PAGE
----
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GSOC and the Guerin Report: where the Ombudsman is mentioned

Where did GSOC fall down, and what is their response?

Image: Mark Stedman/Photocall Ireland

ACROSS 300 PAGES, the Guerin Report makes a number of references to the Garda Síochána Ombudsman’s Commission (GSOC).

In a report that highlights such a high level of malpractice, it is reasonable to ask what role the Garda watchdog had and why the oversight was seemingly so lacking.

GSOC, however, argues that the terms of reference for the report, as well as existing legislation, meant that it could not do some of what the report marks as its failures.


In two sections (1.8 and 18.1) barrister Séan Guerin notes that the report was finished without the input of GSOC.  GSOC argues that they were unable to give the documents over because of the tight timeframe of the report.

GSOC had marshalled a good deal of documentation, and this was available prior to the Guerin report being finalised. GSOC did, upon concluding this job of work and reviewing the body of documentation to be provided, come to the decision that it would be, in our view, proper to request certain safeguards (Mr Guerin refers to these as ‘appropriate safeguards’), prior to releasing documentation, to assure the protection of the rights of people concerned by the cases in question.

Jerry McGrath

In the Jerry McGrath case, Guerin says that complaints made to GSOC were investigated using similar techniques to the gardaí. GSOC says they don’t know if this is a criticism.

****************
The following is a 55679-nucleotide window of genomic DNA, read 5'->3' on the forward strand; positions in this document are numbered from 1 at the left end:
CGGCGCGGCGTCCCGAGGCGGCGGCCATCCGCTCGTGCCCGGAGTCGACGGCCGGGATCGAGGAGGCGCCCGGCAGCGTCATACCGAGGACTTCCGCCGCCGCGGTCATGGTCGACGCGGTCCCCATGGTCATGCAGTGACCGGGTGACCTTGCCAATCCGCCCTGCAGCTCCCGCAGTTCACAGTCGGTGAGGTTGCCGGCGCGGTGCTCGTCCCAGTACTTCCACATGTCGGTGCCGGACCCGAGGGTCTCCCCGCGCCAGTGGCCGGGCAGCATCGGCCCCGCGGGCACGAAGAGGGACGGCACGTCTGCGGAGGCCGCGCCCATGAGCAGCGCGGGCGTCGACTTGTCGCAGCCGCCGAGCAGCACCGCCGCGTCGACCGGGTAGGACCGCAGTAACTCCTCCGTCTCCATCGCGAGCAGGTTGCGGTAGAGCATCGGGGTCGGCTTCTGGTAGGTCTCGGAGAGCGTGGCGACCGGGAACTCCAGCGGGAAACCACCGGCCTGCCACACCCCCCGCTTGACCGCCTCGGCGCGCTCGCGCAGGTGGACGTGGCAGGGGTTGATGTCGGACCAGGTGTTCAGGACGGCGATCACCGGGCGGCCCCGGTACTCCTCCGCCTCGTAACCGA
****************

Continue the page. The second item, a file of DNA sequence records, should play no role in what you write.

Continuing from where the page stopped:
We are unsure of whether this is a criticism of GSOC or simply an observation. So we take this opportunity to clarify that GSOC investigations are often conducted using policing powers conveyed by the Garda Síochána Act (2005). In such cases, in accordance with the Act, GSOC has “all the powers, immunities and privileges conferred and all the duties imposed on any member of the Garda Síochána…”. In other words, GSOC is subject to the same rules in conducting investigations as the gardaí, so it should not be surprising that the approach would be “broadly similar”.

“We would also highlight that GSOC has, particularly over the last year, made several recommendations addressing policy and guidance issues to the Garda Síochána. We have included many such recommendations in our Annual Report for 2013, which is currently with the Minister for Justice & Equality.”

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Maurice McCabe

The most notable criticism of GSOC comes in section 20.11, when it is said that organisations, including GSOC, didn’t heed the voice of Garda whistleblower Maurice McCabe.

GSOC says that this is a failing of legislation, not organisation.

“The report is critical of some agencies and says that the same appears to be true of GSOC.

We would like to note in this regard that GSOC has met and corresponded with Sergeant McCabe. However, these meetings and correspondence always took place in the context of the fact that GSOC is expressly prohibited by the Garda Síochána Act (2005) from receiving complaints from serving Garda members.

Breaking down the Guerin report: The complaints, the cases, the mistakes>

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